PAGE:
Darn It!

This week, I caught a Fruity Knitting podcast that got me inspired to do some mending. Their guest was Flora Collingwood-Norris, of Collingwood-Norris Design.

The sweaters and scarves and all were nice, but the bit that I found really exciting was her visible mending work. Got me motivated to do a little darning of my own!

So I dug around in my closet and found a vintage, thrift store sweater that I’d been holding onto, despite the elbows having worn thin.

It’s mint green, brushed wool and mohair- I’m thinking maybe 1970’s? Super light and very warm, on account of the super fuzzy texture.

But the elbows were giving out, so I haven’t worn it in quite a while

Poor fuzz-less elbows, but a stitch in the center there ready to give way!

Since there were still stitches there to reinforce, I decided to use Swiss Darning (duplicate stitch) to reinforce the area. And for the darning yarn, I chose something suitably flashy

I decided to not really define the borders, but just start stitching and work as far in each direction as seemed necessary to address the weakness.

So the shapes kind of just grew and followed the wear patterns. And here is the result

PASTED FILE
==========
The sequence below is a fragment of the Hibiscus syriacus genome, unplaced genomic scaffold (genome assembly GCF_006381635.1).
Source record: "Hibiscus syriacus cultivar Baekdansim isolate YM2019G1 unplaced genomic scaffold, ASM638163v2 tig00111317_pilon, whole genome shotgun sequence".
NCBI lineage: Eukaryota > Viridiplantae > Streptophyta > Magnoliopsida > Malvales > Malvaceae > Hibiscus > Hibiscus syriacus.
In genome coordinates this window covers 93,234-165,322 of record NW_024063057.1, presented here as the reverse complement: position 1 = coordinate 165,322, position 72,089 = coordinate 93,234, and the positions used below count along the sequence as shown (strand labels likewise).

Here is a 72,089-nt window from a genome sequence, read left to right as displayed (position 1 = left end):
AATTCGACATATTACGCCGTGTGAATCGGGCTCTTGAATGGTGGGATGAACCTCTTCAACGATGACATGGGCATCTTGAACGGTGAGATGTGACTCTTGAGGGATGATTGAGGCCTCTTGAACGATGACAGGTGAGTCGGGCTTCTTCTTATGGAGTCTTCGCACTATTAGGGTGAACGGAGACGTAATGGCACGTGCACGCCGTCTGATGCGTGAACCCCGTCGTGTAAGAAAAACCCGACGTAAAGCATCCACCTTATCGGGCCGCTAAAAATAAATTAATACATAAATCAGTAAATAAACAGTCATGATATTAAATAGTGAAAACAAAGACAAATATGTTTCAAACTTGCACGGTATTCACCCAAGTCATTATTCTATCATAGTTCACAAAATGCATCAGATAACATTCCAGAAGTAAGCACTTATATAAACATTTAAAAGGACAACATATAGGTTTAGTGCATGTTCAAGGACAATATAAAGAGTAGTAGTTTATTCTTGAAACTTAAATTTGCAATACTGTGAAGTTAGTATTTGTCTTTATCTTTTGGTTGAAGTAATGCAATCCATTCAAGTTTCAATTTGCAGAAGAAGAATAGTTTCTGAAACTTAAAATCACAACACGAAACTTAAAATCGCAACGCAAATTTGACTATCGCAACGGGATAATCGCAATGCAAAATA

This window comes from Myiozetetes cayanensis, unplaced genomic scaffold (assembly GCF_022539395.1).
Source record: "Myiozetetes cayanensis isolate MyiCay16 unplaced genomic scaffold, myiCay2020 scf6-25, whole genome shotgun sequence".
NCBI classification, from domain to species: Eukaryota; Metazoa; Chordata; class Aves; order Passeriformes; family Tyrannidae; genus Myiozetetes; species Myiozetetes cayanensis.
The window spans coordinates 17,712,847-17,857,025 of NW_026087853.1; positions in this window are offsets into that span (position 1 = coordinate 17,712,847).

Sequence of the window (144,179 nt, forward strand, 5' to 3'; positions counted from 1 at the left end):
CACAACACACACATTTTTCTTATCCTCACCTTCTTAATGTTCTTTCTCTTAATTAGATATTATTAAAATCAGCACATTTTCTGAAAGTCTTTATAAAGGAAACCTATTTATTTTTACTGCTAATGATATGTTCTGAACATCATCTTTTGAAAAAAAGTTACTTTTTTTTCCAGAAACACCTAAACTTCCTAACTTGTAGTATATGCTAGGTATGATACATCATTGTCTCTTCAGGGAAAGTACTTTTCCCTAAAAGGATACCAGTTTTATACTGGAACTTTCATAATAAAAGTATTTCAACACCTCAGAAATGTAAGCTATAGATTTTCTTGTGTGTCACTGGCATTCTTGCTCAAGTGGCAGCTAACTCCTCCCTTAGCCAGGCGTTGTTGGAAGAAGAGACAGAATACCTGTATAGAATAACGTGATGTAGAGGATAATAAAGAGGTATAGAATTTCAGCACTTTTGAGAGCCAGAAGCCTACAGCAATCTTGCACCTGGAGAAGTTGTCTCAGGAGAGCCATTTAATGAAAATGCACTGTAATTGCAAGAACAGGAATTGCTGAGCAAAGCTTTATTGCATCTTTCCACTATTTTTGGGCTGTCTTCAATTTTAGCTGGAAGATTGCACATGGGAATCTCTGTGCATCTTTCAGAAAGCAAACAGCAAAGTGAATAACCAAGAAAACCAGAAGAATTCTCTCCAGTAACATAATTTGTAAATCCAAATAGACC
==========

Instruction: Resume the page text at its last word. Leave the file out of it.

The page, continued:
It didn’t take terribly long, and now the sweater is ready to go back into service!

Next I want to try a woven darn. Seems like it would be a handy skill to have. I might try to get ahold of one of these neat little tools- SpeedWeve

In other wool news, I’ve been handcarding Felix wool in the evenings, and now have a small mountain of rolags to spin up!

Felix wool likes to be spun fine, so aiming for between a 90-100 yds per oz two-ply for this yarn- a beautiful blank canvas for summertime dyeing 🙂

4 Comments

  1. Donna

    How very cool! On my list for February was to tackle a large basket of mending that I need to do. The puppy has interfered with my plans so far though.

    Reply
  2. Goatldi

    That’s just awesome! There seems to be a trend towards mending again which is a wonderful thing because some of us have never stopped. It certainly makes things last longer and save some coins plus it’s just downright fun. I received a copy of my taproot magazine a great little publication a few
    months ago . It contained a great article on patching knees and jeans by hand so that’s my new project. And I will certainly put your reference into action the next time I need to mend something knitted either by myself or commercially.

    Love the fleece you’re just one busy little bee aren’t you?

    Reply
    • denisemor

      thanks Goatldi- yeah, I stay pretty busy. Have you ever use won of those little speedweve-type darning looms? they look so neat. For jeans I’d always just sewn on patches but weaving a little patch in palce is such a cool idea.

      Reply

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